Indigenous | Canada

'Not a day to celebrate' : First Nations people on Canada Day

Shoes and tributes mark the site where the remains of 215 children were found around a former Indian Residential School in Secwepemc territory in 2021. Photo / Getty Images

Canada marks July 1 every year as Canada Day, a day commemorating the unification of different colonies. However, First Nations peoples in Canada have increasingly sought to boycott the day or abstain from celebrating, pointing to its colonial past and its treatment of Indigenous People. Te Ao Māori News spoke to Indigenous Canadians living in NZ to find out what Canada Day means to them.

Leane Allen grew up in Secwepemc First Nations territory in Western Canada. She says Canada Day is not an occasion of joy.

"It celebrates the beginning of the nation of Canada. But my people were always there on that land," she says.

And the nation that was formed doesn't have a kind history towards her people. "Kua pahua te reo, kua pahua ngā tamariki, kua pahua te ahurea," Allen says.
(We were robbed of our language, our children our culture.)

"Kaore he rā pai māku," she says.

(For me, it's not a good day.")

Leanne Allen came to Aotearoa in 2013 and lived in Whāingaroa. She now lives in Auckland. Photo / Supplied

Carmen Fortin is Cree-Métis from Manitoba. (The word Métis refers to someone with mixed European and Native whakapapa). "It (Canada Day) is supposed to be a day of pride. And I am proud of where I am from. I love the people. However there is a bit of an internal conflict," she says.

It's hard to be proud of First Nations being overrepresented in prisons and missing persons' reports, Fortin says. "Never mind the residential schools that have not been explored."

Mass graves

The "schools" refers to the Indian residential schools that were run from the 1870s to the 1990s. Indigenous children were taken from their families and put into residential schools to assimilate them into mainstream society.  In recent years, mass graves have been discovered in some of these establishments, filled with the bodies of children who had been sent to these schools and never returned.

"The first mass graves that were discovered, there were 215 of them, they were discovered in Secwepemc territory, which is my people," Allen says.  "That's where we would go every year, where we met for pow wows. Even now I get goosebumps when thinking about it."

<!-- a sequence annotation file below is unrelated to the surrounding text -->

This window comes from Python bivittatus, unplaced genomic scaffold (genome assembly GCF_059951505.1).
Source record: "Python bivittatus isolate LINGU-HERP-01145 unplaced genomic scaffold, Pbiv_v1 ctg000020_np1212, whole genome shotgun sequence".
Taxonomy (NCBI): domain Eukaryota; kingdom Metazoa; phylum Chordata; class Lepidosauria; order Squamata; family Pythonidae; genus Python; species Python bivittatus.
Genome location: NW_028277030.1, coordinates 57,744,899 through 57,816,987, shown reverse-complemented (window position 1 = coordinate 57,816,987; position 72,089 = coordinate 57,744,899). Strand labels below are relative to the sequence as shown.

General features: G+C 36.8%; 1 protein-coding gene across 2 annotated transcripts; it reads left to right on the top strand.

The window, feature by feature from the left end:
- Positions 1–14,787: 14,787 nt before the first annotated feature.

"Our children were stolen from our people and they were put in those residential schools. Then they would never come home," she says. "They were not allowed to visit, they were not allowed to return. The parents weren’t allowed to know them."

For Allen, the most dehumanising aspect of these schools was that they were "explicitly designed to remove the Indian from the child. That part of them was seen as sub-human."

In his visit to Canada last year, Catholic Church leader Pope Francis apologised to the survivors of abuse at residential schools. (Most of the schools, funded by the Department of Indian Affairs, were administered by churches) but apologies do not make up for historic injustices to her people, Allen says.

Untaught history

"Yes, those apologies needed to happen," says Allen. "But there’s no acknowledgement of the ongoing effects of colonisation, of stolen children or stolen land."

"My great-grandmother had land taken from her. And there are members of my family who have not had the opportunity to build any wealth," Carmen Fortin says.

Much as in Aotearoa, colonial history is not taught in schools, Allen says. "We grew up learning French and English history back to the gold rush. Not once did we learn about my people. So we grew up thinking we just don't matter.

"Me being here as a Canadian in NZ, Canada Day is about connecting me back to my family. However, there is a bit of an internal conflict," says Carmen Fortin, who lives in Kirikiroa. Photo / Supplied

And it's not history that goes back too far, says Fortin, with the last residential schools closing only in 1996. "In my Facebook feed there are still friends and relatives sharing that a relative is missing, or they have been taken for a "starlight tour", which means that the police have taken them out to the middle of nowhere and dropped them off," she says.

Moving ahead

"A big part of reconciliation is trying to find closure for those families who 'have lost their children," Fortin says. "A lot of families still don't know what happened to those from what would be their grandmothers or their great-grandmothers' generation."

In the present, however, celebrating a day to mark the formation of Canada is difficult.

"It’s asking us to celebrate the people who have destroyed us," Allen says. "It’s asking us to celebrate the loss of our language, our loss of our people, our children, our culture. The loss of our everything. Everything!”

"The idea that we need to celebrate that is just abhorrent," she says.

  • Watch below: Muscogee Creek Nation leaders talk about the 4th of July.